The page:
IOC on bin Laden: no bearing on Olympic security
IOC President Jacques Rogge said security at next year’s London
Olympics remains the ”top priority” and is not affected by the
death of Osama bin Laden.
Rogge declined to comment Monday on the killing of the Al-Qaida
leader by U.S. forces in Pakistan, calling it a ”political
issue.” But he said the International Olympic Committee’s security
strategy has remained the same since the killing of 11 Israeli
athletes and coaches at the 1972 Munich Games.
”Security has always been our concern,” Rogge said in Doha,
where he attended a conference on sports and the environment.
”Right from the Munich Games, we’ve been giving top priority to
it. But as far as enhancing security is concerned, it’s up to the
respective governments and associations to take care of it.”
Security at next year’s London Olympics has always been a top
issue for British organizers.
The terror threat was brought home the day after London was
awarded the games in 2005, when homegrown suicide bombers attacked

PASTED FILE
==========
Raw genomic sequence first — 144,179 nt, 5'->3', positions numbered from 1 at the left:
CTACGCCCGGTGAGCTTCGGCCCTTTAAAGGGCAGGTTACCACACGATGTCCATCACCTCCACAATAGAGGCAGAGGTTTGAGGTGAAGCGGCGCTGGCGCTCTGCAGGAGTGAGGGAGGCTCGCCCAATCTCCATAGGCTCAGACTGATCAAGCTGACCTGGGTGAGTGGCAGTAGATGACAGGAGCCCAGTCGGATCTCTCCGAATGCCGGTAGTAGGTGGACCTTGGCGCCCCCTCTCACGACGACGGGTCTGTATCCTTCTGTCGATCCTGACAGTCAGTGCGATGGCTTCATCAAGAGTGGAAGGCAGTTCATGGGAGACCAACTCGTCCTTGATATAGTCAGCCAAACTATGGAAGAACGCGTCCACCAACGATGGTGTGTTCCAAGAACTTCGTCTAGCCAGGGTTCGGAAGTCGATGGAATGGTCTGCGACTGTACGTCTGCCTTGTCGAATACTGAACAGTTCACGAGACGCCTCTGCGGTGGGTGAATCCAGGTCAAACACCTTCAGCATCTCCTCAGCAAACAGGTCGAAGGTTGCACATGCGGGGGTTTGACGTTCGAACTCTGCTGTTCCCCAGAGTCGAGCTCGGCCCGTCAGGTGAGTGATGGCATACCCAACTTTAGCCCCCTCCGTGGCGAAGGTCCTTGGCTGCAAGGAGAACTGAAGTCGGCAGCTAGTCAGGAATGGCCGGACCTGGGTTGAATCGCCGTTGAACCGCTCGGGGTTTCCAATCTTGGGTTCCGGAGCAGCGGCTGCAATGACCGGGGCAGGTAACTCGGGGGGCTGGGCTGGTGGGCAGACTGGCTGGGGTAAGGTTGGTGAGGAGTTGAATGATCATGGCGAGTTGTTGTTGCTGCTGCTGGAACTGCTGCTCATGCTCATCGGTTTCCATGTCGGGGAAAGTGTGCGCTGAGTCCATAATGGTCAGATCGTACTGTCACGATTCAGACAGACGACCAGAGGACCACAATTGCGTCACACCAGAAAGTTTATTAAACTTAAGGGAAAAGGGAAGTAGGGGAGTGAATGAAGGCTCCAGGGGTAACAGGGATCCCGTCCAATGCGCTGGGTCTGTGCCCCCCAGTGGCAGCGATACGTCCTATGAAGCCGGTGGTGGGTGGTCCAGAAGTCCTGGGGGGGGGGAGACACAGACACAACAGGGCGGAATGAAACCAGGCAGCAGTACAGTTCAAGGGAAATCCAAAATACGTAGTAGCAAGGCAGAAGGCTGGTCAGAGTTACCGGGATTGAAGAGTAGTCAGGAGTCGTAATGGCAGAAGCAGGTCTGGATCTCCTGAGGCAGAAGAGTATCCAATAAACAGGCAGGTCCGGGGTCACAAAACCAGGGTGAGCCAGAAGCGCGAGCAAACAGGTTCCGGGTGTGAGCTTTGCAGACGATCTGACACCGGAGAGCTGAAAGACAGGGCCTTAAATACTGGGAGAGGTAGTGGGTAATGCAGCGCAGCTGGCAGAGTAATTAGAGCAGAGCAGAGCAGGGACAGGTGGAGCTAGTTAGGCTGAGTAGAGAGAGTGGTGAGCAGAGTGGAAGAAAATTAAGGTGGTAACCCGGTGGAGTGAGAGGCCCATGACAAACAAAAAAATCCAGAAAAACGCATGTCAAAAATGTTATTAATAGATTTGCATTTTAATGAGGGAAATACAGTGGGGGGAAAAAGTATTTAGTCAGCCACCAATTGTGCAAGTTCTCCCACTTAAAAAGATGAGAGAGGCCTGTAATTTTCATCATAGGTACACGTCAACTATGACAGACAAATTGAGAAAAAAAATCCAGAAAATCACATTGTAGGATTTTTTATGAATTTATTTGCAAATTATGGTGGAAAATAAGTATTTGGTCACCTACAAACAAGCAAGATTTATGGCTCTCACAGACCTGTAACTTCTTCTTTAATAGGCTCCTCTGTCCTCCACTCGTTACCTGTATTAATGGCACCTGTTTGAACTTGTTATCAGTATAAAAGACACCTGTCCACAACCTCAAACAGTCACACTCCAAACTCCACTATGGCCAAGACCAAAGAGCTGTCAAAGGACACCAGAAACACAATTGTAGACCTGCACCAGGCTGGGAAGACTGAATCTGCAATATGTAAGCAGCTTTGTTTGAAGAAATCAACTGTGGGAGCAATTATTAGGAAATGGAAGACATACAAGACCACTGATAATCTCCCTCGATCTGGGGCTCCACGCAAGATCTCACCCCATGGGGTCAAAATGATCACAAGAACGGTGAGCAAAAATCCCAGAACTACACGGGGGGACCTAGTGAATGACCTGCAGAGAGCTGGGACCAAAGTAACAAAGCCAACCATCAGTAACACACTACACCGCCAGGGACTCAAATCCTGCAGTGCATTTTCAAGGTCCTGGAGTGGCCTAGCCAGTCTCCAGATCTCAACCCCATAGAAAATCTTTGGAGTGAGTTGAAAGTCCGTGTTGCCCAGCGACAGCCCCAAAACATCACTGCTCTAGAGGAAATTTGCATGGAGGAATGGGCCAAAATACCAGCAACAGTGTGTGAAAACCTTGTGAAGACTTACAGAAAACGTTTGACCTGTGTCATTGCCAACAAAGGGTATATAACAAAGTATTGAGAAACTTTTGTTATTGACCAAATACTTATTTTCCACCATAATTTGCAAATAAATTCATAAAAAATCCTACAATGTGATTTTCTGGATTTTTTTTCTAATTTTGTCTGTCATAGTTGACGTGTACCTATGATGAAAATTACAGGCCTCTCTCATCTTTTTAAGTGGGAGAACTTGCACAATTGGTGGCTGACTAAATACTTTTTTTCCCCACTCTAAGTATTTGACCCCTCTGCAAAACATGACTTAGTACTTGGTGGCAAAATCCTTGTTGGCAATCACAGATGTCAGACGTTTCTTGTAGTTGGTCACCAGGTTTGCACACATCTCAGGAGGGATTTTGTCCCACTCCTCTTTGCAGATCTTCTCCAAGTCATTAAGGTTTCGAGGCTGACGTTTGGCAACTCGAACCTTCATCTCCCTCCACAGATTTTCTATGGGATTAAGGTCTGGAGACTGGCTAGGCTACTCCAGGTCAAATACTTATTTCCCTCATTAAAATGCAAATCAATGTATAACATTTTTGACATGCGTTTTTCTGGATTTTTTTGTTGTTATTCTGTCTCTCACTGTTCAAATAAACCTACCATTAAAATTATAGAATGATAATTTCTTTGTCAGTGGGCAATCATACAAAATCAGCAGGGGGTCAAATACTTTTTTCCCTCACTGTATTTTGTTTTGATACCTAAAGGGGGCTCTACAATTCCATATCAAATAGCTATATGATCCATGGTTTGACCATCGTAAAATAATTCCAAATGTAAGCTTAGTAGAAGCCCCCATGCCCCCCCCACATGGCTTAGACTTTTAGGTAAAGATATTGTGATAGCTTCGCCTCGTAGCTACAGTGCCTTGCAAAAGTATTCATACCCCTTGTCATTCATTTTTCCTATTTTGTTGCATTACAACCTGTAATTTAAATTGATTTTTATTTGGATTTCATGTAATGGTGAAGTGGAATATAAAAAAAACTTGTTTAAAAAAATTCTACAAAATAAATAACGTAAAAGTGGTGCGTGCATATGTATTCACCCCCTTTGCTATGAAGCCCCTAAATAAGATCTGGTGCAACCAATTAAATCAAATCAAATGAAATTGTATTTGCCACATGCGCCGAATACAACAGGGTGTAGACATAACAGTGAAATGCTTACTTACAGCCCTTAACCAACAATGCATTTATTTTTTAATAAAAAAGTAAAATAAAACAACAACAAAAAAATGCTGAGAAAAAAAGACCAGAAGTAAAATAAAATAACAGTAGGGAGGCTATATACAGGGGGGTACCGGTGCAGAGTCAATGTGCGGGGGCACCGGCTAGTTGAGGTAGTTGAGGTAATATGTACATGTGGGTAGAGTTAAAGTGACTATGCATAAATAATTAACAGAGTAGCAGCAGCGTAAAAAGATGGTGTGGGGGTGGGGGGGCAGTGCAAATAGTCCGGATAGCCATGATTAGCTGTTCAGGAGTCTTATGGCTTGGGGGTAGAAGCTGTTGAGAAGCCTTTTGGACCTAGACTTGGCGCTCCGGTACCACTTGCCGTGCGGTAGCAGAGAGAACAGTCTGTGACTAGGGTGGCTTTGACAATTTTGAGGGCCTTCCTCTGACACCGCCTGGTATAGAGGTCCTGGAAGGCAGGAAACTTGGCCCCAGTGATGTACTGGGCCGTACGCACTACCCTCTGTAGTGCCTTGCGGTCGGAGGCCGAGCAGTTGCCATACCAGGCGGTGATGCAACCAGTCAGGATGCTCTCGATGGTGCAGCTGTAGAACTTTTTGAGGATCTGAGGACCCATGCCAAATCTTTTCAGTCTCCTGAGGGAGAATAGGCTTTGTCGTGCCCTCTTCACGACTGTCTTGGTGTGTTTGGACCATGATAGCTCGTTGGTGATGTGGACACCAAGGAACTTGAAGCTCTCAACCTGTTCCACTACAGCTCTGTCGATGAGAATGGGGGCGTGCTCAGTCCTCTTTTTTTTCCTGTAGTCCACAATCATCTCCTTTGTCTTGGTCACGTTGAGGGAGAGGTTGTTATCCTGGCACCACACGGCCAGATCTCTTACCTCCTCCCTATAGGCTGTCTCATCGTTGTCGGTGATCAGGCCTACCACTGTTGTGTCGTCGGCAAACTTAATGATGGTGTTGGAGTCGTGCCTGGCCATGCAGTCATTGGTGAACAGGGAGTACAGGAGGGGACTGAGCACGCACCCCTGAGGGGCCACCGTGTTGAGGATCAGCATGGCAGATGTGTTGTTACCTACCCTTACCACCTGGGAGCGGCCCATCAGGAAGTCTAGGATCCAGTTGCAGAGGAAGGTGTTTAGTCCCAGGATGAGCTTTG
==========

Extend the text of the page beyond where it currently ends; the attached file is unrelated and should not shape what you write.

the city’s transit network, killing 52 people.
The British government has repeatedly said the national terror
threat will remain at the ”severe” level during the Olympics,
just one notch below the most extreme level of ”critical” and
meaning an attack is ”highly likely.”
”Security at the games is the responsibility of the local
authorities, and we have no doubt that our current partners will be
up to the task,” the IOC said in a separate statement. ”The games
are a celebration of peace. We look forward to that spirit being
respected during future editions.”
The 2002 Winter Olympics in Salt Lake City went off peacefully
amid tight security just five months after the Sept. 11, 2001,
The overall cost of security during the London Olympics is
listed at $1.2 billion. About 9,000 police officers are expected to
be on duty each day of the Olympics.